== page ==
Bacterial canker of tomato
Tomatoes, potatoes, eggplants, and peppers
Who am I?
Bacterial canker of tomato is an economically important disease found throughout the world. It's main host is tomato, but it can infect a few other crops. Outbreaks can cause tomato plants significant damage.
Bacterial canker enters the host plant mainly through hydathodes, stomates, and wounded tissue. After entering, the pathogen can become systemic and move through the xylem tissue.
Once bacterial canker is established on plants in the field, it can easily spread from plant-to-plant by water splashing and contaminated tools on workers clothes and hands. The disease favors relatively high temperatures (24-29 degrees Celsius) and a high relative humidity (80% and above).
Bacterial canker symptoms usually manifest on lower foliage first and include: curling and wilting of leaves and branches. Chlorosis, brown necrosis, and the shriveling of leaf tissue are also common and may develop only on one side of the leaf. With time, vascular tissue turns tan in color and eventually red-brown.
Observing fruit symptoms is useful in diagnosing bacterial canker. Small, round white to yellow spots with brown centers may develop on green fruits.
In advanced stages, pith separates from the vascular tissue along the stem, and as a result, hollowing of the stem occurs.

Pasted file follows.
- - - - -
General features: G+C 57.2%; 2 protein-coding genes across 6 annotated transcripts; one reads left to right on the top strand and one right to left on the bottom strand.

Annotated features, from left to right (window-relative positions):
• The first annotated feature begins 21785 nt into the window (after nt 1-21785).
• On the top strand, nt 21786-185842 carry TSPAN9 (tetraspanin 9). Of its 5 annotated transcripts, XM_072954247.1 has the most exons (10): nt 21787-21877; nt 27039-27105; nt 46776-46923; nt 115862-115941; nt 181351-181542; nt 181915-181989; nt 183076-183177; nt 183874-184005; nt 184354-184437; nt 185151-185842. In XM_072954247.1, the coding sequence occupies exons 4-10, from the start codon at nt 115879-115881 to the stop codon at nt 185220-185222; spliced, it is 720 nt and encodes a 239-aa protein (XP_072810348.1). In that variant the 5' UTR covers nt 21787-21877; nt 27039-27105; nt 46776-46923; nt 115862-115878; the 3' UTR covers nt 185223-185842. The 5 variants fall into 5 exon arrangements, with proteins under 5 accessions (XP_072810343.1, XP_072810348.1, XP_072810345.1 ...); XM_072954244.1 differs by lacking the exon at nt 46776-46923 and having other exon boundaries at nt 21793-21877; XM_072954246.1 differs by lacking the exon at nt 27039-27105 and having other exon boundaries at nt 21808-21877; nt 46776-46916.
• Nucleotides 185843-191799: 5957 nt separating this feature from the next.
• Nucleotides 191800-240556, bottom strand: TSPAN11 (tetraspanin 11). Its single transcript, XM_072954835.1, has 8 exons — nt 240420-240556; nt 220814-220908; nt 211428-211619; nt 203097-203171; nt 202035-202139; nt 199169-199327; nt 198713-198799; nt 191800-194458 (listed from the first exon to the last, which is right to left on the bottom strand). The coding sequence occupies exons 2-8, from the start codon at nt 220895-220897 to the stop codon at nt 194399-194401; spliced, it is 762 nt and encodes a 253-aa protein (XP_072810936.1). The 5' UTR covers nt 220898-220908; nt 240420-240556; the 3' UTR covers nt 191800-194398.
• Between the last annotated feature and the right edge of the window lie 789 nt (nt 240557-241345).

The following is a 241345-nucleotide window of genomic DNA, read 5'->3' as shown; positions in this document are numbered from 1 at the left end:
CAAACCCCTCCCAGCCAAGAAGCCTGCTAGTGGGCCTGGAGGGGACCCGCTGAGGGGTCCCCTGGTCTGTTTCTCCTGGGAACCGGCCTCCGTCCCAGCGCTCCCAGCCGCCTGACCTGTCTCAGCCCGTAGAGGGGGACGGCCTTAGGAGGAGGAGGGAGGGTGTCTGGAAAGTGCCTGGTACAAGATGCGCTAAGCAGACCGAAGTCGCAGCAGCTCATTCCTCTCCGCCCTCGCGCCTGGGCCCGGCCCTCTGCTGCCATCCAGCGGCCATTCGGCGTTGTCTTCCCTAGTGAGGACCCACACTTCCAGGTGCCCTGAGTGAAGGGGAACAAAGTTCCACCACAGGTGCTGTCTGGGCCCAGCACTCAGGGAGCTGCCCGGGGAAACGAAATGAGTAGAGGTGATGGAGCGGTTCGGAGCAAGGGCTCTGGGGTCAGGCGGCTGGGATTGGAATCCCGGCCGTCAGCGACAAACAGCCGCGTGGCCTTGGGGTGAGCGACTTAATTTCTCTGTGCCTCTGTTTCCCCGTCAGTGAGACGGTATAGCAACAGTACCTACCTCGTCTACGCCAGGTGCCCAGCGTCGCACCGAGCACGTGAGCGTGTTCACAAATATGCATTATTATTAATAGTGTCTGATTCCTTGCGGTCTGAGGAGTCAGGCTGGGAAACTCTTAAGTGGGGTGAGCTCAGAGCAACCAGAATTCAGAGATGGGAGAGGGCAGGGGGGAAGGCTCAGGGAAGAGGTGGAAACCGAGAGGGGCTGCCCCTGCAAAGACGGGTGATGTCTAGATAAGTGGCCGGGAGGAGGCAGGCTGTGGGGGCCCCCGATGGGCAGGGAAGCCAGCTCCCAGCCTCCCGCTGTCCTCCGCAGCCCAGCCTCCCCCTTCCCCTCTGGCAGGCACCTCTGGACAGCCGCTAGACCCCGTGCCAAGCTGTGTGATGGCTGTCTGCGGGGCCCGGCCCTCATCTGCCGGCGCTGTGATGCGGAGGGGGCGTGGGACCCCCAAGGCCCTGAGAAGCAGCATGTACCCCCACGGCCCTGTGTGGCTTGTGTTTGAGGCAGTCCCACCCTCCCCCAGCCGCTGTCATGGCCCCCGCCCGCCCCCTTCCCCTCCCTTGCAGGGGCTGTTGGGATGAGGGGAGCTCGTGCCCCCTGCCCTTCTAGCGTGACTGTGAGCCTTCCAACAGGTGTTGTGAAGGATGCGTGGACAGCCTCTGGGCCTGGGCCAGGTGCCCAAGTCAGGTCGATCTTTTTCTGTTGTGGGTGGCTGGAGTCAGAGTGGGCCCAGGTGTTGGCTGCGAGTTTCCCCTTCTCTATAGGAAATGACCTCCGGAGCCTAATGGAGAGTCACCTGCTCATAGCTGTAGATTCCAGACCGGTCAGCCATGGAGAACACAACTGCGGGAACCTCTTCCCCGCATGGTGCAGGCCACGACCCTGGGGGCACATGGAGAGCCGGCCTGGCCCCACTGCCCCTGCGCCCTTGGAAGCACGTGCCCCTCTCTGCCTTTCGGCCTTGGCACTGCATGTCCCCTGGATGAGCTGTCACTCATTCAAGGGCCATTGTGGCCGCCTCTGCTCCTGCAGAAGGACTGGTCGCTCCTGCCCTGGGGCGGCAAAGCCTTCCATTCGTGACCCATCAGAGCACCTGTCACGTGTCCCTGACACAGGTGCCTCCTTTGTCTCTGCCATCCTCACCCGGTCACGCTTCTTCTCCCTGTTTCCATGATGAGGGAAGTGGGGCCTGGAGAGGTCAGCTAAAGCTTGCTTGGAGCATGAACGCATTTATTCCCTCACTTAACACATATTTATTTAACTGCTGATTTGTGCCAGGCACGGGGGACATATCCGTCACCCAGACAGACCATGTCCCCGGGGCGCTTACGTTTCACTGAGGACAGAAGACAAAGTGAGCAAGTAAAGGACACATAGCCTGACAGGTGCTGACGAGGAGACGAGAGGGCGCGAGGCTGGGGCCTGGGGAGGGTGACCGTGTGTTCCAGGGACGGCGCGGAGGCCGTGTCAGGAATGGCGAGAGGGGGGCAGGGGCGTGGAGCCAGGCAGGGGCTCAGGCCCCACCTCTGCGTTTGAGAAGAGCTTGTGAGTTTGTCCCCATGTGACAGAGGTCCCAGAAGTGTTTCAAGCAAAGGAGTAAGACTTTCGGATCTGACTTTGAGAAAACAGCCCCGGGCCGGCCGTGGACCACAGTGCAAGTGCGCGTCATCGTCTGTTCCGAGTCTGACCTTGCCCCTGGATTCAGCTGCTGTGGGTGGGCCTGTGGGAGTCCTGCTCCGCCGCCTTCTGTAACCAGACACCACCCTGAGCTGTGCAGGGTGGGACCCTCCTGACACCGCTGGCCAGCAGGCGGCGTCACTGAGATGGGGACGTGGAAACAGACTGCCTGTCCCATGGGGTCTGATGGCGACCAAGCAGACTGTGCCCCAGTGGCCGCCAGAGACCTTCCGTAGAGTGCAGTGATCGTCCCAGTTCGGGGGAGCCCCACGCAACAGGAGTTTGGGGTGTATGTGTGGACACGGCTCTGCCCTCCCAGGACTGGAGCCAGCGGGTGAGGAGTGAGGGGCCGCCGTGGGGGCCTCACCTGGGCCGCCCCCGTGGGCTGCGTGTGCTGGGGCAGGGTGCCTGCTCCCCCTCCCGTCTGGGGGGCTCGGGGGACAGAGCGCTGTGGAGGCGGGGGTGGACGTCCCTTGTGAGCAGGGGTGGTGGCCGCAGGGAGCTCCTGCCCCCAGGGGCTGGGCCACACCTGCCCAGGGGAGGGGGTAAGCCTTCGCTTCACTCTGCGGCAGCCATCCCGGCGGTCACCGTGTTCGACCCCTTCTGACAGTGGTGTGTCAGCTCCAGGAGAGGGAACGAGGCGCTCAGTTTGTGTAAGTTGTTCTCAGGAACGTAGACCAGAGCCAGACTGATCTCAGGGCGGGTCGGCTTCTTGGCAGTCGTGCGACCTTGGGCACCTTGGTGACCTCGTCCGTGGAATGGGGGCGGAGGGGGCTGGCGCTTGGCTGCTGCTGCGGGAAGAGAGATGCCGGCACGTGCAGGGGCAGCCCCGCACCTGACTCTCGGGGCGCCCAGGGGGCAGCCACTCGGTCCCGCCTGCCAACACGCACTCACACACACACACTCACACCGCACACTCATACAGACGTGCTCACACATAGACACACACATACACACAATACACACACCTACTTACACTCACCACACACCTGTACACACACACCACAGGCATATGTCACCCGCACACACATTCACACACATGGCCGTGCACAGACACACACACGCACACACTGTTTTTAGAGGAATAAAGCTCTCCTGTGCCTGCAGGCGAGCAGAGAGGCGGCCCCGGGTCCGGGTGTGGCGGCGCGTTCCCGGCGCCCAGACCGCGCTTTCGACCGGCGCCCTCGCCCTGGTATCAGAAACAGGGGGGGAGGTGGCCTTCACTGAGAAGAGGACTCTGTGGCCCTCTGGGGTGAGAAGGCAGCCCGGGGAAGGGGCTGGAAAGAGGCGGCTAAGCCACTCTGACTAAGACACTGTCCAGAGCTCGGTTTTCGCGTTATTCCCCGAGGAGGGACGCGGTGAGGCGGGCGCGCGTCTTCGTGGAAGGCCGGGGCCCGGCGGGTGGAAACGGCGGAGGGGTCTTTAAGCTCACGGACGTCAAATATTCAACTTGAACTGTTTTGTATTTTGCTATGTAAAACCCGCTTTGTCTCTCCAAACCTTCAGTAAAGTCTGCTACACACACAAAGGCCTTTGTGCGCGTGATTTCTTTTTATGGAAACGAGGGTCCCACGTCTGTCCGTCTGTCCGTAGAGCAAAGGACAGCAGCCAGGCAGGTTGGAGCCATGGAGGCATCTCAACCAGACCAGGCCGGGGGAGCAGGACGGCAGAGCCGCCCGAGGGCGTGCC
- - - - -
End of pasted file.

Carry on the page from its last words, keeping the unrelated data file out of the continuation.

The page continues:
Monitoring: Inspect the field regularly so bacterial canker can be detected at an early stage.
Disease-free planting materials: Whenever possible, work with high-quality seeds that were pre-checked and found free of the disease. If available, use resistant cultivars. Do not touch wet plants that are infected. Postpone any scheduled practice in the field until foliage is completely dry.
Sanitation: Sanitize all equipment that came into contact with infected plants.
Chemical management is concentrated around preventative spraying applications of copper hydroxide-based products.
Caution and careful notice should be taken when using any plant protection products (insecticides, fungicides and herbicides). It is the grower’s sole responsibility to keep track after the legal uses and permissions with respect to the laws in their country and destination markets. Always read the Instructions written on the label and in any case of contradiction work with accordance to the product label. Keep in mind that information written on the label usually apply only to local markets. Pests control products intended for organic farming are generally considered to be less effective in comparison to conventional product. One must keep in mind that when dealing with organic, biologic, and to some extent, a small number of conventional chemical products that a complete eradication of a pest or a disease will often require several iterations of a specific treatment or combination of treatments.